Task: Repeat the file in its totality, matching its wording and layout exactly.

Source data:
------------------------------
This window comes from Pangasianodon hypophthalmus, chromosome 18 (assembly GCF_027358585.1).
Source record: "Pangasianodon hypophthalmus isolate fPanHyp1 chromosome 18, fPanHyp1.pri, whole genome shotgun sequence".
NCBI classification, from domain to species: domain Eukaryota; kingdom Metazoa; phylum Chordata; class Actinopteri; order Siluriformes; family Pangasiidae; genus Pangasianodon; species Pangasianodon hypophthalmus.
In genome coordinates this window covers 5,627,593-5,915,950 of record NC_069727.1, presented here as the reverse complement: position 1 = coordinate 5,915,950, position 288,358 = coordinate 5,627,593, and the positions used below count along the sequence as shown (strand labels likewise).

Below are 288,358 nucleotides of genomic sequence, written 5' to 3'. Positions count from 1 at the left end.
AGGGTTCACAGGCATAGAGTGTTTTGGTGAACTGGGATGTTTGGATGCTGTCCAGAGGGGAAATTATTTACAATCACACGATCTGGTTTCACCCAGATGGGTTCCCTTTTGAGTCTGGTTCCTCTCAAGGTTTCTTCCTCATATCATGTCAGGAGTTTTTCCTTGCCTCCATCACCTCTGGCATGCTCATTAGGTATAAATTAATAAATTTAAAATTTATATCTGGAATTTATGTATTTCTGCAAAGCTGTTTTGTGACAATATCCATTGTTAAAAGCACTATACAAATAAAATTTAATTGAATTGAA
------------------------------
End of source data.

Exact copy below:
This window comes from Pangasianodon hypophthalmus, chromosome 18 (assembly GCF_027358585.1).
Source record: "Pangasianodon hypophthalmus isolate fPanHyp1 chromosome 18, fPanHyp1.pri, whole genome shotgun sequence".
NCBI classification, from domain to species: domain Eukaryota; kingdom Metazoa; phylum Chordata; class Actinopteri; order Siluriformes; family Pangasiidae; genus Pangasianodon; species Pangasianodon hypophthalmus.
In genome coordinates this window covers 5,627,593-5,915,950 of record NC_069727.1, presented here as the reverse complement: position 1 = coordinate 5,915,950, position 288,358 = coordinate 5,627,593, and the positions used below count along the sequence as shown (strand labels likewise).

Below are 288,358 nucleotides of genomic sequence, written 5' to 3'. Positions count from 1 at the left end.
AGGGTTCACAGGCATAGAGTGTTTTGGTGAACTGGGATGTTTGGATGCTGTCCAGAGGGGAAATTATTTACAATCACACGATCTGGTTTCACCCAGATGGGTTCCCTTTTGAGTCTGGTTCCTCTCAAGGTTTCTTCCTCATATCATGTCAGGAGTTTTTCCTTGCCTCCATCACCTCTGGCATGCTCATTAGGTATAAATTAATAAATTTAAAATTTATATCTGGAATTTATGTATTTCTGCAAAGCTGTTTTGTGACAATATCCATTGTTAAAAGCACTATACAAATAAAATTTAATTGAATTGAA